Friday, December 5, 2008

Sin City--UltraViolence?

Sin City is another entry in the apparently ever-increasing number of films that are based on either comics or graphic novels. I haven't seen many of them, so my comments should be taken as relating to my own limited experience and not to this film category in general. Perhaps others more knowledgeable can comment on the overall state. This film is based on several tales from Frank Miller's graphic novels.

Sex and violence in literature and film generate a discussion, usually when the amount or type exceeds some viewers' tolerance level. The point becomes then whether the amount is necessary or gratuitous. War films are about violence, so violence is expected, and I think a higher level of violence would be acceptable to most viewers or readers than in other genres. The issue of excess violence generally is raised when the violence seems to go beyond some acceptable level and then brings up the question of why. Is it poor taste on the part of the director or others involved in the film? Is it an attempt to distract the viewers from realizing the weakness of the story? Is it a cynical ploy to increase ticket sales?

Sin City, however, seems to have taken the issue of violence to a new level. In this film, violence is neither an integral part of the story or a ploy to increase sales; violence is the story. Remove the violence from the film and not much is left. Someone is killed early in the story and the rest of the film involves torturing and/or killing numerous others as the POV characters try to survive or seek revenge. In this world, killing or torturing others is normal, and many enjoy it, including one or more of the "good guys."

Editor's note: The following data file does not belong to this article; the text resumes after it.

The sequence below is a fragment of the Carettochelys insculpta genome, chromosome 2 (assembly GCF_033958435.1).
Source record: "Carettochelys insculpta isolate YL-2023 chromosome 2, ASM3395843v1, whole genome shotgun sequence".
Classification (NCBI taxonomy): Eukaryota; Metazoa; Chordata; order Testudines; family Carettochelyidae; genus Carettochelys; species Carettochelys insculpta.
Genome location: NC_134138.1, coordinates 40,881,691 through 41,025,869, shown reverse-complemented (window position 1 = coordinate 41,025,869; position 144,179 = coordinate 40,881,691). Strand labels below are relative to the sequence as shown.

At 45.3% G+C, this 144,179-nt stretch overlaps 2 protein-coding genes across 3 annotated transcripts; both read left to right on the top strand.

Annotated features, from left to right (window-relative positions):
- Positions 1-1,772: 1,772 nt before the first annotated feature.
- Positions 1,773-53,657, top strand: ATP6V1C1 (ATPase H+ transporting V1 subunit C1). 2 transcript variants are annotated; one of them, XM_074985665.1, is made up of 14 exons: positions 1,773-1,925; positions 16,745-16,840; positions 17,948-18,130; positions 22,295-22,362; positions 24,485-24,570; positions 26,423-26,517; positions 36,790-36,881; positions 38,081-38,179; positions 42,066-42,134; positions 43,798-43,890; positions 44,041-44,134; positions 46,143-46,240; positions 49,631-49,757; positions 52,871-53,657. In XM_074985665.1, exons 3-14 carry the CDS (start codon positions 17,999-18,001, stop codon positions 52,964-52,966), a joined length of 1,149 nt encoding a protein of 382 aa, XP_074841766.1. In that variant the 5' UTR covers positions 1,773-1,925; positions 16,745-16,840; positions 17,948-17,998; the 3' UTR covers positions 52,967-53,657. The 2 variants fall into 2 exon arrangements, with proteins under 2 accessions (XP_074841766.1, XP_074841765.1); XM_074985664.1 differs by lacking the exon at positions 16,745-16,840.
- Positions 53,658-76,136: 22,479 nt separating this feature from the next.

Sin City received an R rating, but I think it should have been NC-17.

That being said, I thought the film was innovative in its use of special effects--a blend of straight filming with animation, computer graphics, and freeze-frame, or so it appeared to me. The film opens with a scene from a balcony overlooking the city. It is mostly dark with, of course, city lights off in the distance. Then a woman walks out onto the balcony in a red dress--a bright red comic book red, that style of coloring that was featured in a "Dick Tracy" movie a decade or so ago. It is startling, and it does attract the viewer's eye. Throughout the film, the action, at times, appeared to be taking place in an animated comic strip. Sorry, about this, but not being an aficionado, I lack the vocabulary. Overall, I found that the technology used made it a very interesting film to watch.

One other point--I was reminded of another film, Pulp Fiction, while watching this. It's been awhile since I watched Pulp Fiction, but it seems to me that there were a number of plot lines in the film, which surprisingly, to me anyway, did not all come together at the end, or so I remember. The characters from the various plots would bump into each other at times, but the resolutions to the plots were independent of each other. This is also true of Sin City. Major characters from one plot line would have a walk-on in anther plot, but would not play a significant role. For example, I think some characters from all plots eventually visited the same bar at one time or another. One of the waitresses waited on the characters in two of the plots and was a major character in the other.

Perhaps I was reminded of Pulp Fiction because it was directed by Quentin Tarentino, and the credits for Sin City list Quentin Tarentino as "guest director."

This is an interesting and innovative film for its use of special effects and technology. However, forget it if you're looking for drama, complex plots, and character development. This universe is a brutal one, and killing is the only solution.

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